This is well known from water waves at the interface between sea water and the atmosphere, but can also take place at the interface of waters with different density (e.g. cold water and warm water (stratified) layers in the ocean), or in the atmosphere between different layers of air.
Here is an example of waves at the interface between thick clouds and fast-moving air higher in the sky.
The clouds are examples of "Kelvin-Helmholtz waves". This type of turbulence forms when a fast-moving layer of fluid slides on top of a slower, thicker layer, dragging its surface. When the difference between the air and cloud speed increases to a certain point, the waves "break" — their crests lurch forward — and they take on the telltale Kelvin-Helmholtz shape. The clouds were moving from left to right (i.e. from west to east). I saw these clouds above the Eyjafjallajökul on 11 January 2012.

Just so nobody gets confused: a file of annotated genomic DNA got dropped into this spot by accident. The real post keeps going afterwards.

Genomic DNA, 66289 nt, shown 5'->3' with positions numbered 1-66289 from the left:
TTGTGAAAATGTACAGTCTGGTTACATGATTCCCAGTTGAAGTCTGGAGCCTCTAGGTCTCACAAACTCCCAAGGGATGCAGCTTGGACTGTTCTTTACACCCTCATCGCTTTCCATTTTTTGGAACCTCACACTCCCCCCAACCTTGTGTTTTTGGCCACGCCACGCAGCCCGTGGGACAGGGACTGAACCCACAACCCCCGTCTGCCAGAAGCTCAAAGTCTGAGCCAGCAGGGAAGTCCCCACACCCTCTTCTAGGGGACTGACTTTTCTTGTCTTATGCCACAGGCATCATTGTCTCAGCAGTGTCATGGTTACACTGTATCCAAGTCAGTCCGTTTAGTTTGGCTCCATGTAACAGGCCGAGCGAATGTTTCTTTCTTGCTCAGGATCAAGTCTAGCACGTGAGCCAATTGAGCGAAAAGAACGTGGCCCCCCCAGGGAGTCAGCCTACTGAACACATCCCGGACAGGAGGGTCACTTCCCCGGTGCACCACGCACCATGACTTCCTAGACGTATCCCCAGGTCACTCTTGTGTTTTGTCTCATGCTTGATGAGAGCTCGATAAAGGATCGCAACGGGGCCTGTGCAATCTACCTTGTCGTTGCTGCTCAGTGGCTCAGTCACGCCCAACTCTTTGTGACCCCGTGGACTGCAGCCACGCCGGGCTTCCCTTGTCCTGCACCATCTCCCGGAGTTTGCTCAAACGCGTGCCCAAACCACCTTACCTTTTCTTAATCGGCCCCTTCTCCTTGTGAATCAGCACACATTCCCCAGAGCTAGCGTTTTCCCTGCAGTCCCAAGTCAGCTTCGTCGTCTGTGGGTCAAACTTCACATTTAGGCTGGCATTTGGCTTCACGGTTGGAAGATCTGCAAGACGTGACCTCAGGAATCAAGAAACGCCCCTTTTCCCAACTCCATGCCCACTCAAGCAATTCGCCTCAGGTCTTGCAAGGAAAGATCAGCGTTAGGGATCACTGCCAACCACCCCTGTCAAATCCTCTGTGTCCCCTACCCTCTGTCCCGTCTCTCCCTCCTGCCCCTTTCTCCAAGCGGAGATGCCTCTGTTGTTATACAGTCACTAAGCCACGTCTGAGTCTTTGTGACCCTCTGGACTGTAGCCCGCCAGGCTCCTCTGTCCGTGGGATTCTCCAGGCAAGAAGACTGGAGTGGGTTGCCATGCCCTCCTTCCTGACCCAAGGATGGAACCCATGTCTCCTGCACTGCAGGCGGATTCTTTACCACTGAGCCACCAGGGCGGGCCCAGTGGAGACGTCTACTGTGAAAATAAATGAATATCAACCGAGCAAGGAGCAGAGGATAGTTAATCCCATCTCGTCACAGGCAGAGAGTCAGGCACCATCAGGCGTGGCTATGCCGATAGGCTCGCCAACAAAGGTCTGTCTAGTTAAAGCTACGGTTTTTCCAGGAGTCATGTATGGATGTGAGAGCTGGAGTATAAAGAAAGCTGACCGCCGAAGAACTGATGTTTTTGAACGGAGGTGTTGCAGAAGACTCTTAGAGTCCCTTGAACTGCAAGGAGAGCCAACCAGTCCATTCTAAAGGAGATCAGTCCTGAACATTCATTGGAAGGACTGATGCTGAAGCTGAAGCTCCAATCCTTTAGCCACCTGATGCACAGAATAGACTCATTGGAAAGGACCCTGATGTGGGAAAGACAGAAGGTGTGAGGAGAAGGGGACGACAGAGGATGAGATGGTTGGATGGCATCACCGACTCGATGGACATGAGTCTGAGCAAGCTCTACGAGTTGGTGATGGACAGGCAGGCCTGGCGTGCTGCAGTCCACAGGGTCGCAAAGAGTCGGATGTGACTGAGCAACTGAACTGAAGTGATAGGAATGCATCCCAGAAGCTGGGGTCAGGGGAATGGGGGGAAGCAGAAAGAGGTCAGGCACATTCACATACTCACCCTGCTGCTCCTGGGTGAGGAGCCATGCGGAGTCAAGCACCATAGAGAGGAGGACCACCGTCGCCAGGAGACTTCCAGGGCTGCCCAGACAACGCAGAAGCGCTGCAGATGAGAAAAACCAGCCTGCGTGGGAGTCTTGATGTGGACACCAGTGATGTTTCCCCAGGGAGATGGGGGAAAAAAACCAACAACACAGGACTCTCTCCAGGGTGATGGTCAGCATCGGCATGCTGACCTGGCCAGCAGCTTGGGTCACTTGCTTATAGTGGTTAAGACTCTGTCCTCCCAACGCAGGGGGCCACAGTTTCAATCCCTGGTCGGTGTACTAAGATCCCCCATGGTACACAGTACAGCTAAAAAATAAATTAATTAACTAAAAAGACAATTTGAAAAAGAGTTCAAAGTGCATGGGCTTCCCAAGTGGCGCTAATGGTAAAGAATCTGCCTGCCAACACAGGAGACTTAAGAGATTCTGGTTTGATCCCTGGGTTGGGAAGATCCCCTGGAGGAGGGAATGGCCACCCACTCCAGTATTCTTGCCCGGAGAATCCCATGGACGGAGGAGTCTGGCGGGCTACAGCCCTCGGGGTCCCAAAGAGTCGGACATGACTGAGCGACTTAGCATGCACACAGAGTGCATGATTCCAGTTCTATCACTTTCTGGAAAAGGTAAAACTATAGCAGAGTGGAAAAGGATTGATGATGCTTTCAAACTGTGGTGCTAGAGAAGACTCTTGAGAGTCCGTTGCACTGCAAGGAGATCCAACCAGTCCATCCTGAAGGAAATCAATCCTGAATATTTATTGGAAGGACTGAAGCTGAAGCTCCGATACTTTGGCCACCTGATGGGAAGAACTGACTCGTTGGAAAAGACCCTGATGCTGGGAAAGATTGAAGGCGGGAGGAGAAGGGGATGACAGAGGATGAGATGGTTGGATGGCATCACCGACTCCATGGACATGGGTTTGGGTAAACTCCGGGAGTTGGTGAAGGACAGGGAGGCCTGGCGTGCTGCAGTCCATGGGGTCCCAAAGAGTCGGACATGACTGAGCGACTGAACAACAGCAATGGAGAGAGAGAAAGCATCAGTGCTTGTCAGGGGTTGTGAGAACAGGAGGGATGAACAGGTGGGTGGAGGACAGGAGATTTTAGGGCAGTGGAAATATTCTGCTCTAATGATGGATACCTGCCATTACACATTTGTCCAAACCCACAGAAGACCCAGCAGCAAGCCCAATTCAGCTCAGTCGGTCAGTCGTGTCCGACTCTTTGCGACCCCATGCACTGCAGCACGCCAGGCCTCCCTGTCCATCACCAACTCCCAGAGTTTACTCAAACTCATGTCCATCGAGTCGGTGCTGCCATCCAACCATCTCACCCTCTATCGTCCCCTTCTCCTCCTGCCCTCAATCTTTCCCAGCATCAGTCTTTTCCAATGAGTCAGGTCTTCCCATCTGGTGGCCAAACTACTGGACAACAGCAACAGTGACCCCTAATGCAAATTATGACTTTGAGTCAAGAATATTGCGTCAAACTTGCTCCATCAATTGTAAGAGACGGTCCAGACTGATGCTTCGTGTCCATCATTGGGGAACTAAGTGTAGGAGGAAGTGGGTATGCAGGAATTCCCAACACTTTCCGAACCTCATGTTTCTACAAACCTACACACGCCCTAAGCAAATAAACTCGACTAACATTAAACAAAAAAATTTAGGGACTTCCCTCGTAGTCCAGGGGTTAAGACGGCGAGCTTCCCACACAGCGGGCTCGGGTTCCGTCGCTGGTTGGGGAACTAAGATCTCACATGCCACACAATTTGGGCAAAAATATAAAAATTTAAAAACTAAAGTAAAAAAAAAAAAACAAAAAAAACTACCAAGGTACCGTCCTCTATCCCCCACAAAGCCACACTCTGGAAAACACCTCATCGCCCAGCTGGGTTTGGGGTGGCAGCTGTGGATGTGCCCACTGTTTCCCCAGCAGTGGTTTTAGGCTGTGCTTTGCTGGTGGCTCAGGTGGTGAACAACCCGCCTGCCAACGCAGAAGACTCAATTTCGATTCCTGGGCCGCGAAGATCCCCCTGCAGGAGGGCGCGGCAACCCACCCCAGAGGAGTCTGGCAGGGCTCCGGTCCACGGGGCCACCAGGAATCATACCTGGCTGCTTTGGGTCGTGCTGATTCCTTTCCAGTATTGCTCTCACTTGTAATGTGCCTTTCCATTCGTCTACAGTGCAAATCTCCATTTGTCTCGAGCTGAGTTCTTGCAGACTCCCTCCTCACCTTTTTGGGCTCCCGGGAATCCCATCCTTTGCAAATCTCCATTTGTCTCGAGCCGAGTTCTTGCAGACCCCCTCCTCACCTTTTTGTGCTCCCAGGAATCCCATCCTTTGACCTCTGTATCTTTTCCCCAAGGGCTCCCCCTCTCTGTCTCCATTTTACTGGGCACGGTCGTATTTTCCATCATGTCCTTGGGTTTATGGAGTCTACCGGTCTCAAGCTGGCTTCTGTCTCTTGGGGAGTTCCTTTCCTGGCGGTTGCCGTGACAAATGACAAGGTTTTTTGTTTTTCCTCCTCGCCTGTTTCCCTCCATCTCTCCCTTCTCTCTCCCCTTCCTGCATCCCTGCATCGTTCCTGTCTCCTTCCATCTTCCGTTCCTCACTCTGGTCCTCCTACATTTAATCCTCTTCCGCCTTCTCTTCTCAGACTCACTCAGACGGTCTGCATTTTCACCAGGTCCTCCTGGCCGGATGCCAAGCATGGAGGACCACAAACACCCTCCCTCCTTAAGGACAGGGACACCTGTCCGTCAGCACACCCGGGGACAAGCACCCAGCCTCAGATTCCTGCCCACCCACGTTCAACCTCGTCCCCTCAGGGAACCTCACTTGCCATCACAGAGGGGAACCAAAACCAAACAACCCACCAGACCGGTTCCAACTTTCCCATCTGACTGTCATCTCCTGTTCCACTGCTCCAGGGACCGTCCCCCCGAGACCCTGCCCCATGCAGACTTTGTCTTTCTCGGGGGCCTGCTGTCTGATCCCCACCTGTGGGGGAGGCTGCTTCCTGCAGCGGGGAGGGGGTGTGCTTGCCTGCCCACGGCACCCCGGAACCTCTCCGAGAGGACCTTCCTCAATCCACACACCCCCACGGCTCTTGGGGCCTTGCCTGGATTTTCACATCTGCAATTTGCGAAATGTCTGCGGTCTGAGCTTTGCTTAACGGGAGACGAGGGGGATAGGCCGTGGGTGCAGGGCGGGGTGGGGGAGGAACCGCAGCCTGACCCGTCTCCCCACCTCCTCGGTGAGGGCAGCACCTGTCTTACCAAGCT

Fascinating isn’t it? — my best guess is that you have never seen such rare cloud waves, for most of us they are only for “once in a lifetime”.
And here is a nice collection of photos better than mine (but I suppose I'll never get a second chance):